Weekly Case Digests September 16, 2019 September 20, 2019.

 
FREE EXCERPT

Byline: WISCONSIN LAW JOURNAL STAFF

7th Circuit Digests

7th Circuit Court of Appeals

Case Name: Rajesh Gupta v. Morgan Stanley Smith Barney, LLC, et al.

Case No.: 18-3584

Officials: SYKES, BRENNAN, and SCUDDER, Circuit Judges.

Focus: Arbitration

This appeal presents a question of contract formation. After Rajesh Gupta sued his former employer Morgan Stanley for discrimination, retaliation, and defamation, the company moved to compel arbitration. Morgan Stanley contends Gupta agreed to arbitrate these claims after he did not opt out of the company's arbitration agreement. Gupta responds that during his employment he neither saw an arbitration offer nor agreed to arbitrate employment-related disputes. The district court sided with Morgan Stanley and sent the parties off to arbitration. Gupta appeals this ruling, and we affirm.

Affirmed

Full Text

[divider]

7th Circuit Court of Appeals

Case Name: Christopher Regan, et al. v. City of Hammond, Indiana

Case No.: 18-3051

Officials: WOOD, Chief Judge, and BAUER and ROVNER, Circuit Judges.

Focus: Dormant Commerce Clause

The plaintiffs in this case press a dormant commerce clause challenge to a local ordinance that requires a residential property owner who wishes to make repairs to the residence either to obtain a license or to hire a licensed contractor; but a homeowner making repairs to the single-family residence he or she occupies is exempted from this requirement. The plaintiffs argue that this scheme discriminates against interstate commerce and to that extent is contrary to the dormant commerce clause. But the ordinance draws no distinction between in-state or out-of-state property owners and imposes no burden on interstate commerce. We therefore affirm the district court's entry of summary judgment against the plaintiffs.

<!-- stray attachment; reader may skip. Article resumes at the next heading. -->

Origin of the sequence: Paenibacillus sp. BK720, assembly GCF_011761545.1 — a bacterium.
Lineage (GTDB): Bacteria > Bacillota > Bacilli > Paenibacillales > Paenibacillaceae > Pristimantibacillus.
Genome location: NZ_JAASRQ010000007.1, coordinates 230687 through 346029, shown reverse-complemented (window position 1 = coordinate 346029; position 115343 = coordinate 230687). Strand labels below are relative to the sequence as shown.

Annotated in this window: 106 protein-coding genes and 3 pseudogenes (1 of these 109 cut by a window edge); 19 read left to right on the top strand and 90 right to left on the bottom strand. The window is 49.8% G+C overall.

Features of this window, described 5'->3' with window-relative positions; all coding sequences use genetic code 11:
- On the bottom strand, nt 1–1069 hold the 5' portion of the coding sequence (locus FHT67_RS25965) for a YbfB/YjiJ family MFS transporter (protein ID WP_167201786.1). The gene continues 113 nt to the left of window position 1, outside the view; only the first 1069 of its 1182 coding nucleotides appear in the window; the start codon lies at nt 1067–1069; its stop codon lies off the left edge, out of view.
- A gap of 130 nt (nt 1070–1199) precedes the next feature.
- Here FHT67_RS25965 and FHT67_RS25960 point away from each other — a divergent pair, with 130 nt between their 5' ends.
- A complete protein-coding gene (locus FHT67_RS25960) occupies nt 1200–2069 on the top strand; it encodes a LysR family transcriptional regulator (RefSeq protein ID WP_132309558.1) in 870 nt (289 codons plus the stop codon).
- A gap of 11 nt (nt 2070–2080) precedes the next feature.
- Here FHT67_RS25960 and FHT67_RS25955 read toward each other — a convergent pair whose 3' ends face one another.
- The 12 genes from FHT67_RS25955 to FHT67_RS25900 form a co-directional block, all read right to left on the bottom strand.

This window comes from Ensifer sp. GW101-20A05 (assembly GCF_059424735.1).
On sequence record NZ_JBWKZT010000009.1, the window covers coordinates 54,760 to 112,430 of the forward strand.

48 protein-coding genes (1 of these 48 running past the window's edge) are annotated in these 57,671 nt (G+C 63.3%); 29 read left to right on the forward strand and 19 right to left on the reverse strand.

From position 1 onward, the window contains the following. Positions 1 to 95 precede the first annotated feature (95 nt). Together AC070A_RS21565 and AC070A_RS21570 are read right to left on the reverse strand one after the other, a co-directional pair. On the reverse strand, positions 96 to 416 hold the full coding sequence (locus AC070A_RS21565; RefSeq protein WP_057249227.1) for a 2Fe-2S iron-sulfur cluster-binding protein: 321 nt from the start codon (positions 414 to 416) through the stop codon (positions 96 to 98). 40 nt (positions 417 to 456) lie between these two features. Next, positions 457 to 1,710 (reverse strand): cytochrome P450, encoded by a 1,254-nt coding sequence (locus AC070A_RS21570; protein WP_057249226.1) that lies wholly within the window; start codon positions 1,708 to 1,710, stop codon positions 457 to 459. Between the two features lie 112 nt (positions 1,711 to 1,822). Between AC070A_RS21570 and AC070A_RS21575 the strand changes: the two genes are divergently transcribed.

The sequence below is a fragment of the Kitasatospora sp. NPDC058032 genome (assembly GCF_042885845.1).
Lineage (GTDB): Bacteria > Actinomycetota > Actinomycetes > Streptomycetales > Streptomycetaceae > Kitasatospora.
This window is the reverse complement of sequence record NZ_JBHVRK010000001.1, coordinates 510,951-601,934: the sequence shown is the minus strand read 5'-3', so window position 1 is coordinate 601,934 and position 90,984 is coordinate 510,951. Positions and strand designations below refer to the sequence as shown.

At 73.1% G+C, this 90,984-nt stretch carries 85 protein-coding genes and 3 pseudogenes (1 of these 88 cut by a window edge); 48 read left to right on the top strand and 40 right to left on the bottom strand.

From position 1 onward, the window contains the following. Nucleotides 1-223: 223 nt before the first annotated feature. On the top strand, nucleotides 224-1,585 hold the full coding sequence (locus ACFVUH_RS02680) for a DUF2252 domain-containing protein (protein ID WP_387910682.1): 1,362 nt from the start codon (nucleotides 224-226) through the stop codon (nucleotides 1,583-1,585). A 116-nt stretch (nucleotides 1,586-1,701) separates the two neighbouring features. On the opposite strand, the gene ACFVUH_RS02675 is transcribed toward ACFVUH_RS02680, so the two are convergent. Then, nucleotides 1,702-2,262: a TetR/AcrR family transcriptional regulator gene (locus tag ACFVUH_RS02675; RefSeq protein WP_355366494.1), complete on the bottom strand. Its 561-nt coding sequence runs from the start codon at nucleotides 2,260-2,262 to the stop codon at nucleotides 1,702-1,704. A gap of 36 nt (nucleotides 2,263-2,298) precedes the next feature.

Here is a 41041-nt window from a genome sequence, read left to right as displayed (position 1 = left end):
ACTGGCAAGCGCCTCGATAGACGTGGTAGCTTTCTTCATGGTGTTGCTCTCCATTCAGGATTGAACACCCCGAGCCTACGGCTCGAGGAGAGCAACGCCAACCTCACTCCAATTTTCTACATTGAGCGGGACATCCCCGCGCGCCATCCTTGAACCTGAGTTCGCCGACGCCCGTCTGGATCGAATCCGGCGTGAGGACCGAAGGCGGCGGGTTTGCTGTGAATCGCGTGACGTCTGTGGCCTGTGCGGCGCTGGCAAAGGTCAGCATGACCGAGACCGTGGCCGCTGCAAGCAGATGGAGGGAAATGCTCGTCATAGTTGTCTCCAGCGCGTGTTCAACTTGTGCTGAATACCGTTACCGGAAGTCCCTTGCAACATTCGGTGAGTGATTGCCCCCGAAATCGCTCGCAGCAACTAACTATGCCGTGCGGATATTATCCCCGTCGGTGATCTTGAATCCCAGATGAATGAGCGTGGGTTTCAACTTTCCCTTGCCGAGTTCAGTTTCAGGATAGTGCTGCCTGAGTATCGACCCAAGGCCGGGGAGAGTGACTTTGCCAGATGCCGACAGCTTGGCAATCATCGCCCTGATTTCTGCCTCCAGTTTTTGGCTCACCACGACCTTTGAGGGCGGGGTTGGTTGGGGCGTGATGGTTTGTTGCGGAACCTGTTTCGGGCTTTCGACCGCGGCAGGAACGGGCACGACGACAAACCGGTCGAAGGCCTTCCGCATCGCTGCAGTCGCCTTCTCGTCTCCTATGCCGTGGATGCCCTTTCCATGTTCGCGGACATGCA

Affirmed

Full Text

[divider]

7th Circuit Court of Appeals

Case Name: Mark A. Campbell v. Kevin Kallas, et al.

Case No.: 18-2075

Officials: WOOD, Chief Judge, and SYKES and SCUDDER, Circuit Judges.

Focus: Qualified Immunity

Mark Campbell, also known as Nicole Rose Campbell, is an inmate in the Wisconsin prison system. In 2007 Campbell pleaded guilty to first-degree sexual assault of a child and is now serving a 34-year sentence. Campbell has been diagnosed with gender dysphoria; she is biologically male but identifies as female. Department of Corrections ("DOC") medical staff are treating Campbell's condition with cross-gender hormone therapy.

Beginning in September 2013, Campbell repeatedly requested a more radical intervention: sex-reassignment surgery. National standards of care recommend that patients undertake one year of "real life" experience as a person of their self-identified gender before resorting to irreversible surgical options. That preparatory period presents challenges for officials charged with the administration of sex-segregated prisons. DOC officials consulted an outside expert, who determined that Campbell was a potential surgical candidate. But the expert's cautious conclusion was conditioned on DOC officials developing a safe, workable solution to the real-life-experience dilemma. Citing these concerns and DOC policy, officials denied Campbell's request.

After filing grievances and exhausting administrative appeals, Campbell sued Dr. Kevin Kallas, the DOC Mental Health Director, and a host of other prison officials under 42 U.S.C. 1983. She alleged that the defendants were deliberately indifferent to her serious medical needs in violation of the Eighth Amendment and sought damages and injunctive relief. Both sides moved for summary judgment, and the defendants also claimed qualified immunity. The district court denied the motions. As relevant here, the judge rejected the claim of qualified immunity, concluding that caselaw clearly established a constitutional right to effective medical treatment.

We reverse. Qualified immunity shields a public official from suit for damages unless caselaw clearly puts him on notice that his action is unconstitutional. The judge's approach to the qualified-immunity question was far too general. The Eighth Amendment requires prison healthcare professionals to exercise medical judgment when making decisions about an inmate's treatment. And they cannot completely deny the care of a serious medical condition. But cases recognizing those broad principles could not have warned these defendants that treating an inmate's gender dysphoria with hormone therapy and deferring consideration of sex-reassignment surgery violates the Constitution. Moreover, it's doubtful that a prisoner can prove a case of deliberate indifference when, as here, prison officials followed accepted medical standards. The defendants are immune from damages liability.

Reversed

Full Text

[divider]

7th Circuit Court of Appeals

Case Name: United States of America v. Steven A. Adams

Case No.: 18-2932

Officials: BAUER, HAMILTON, and ST. EVE, Circuit Judges.

Focus: Sentencing Guidelines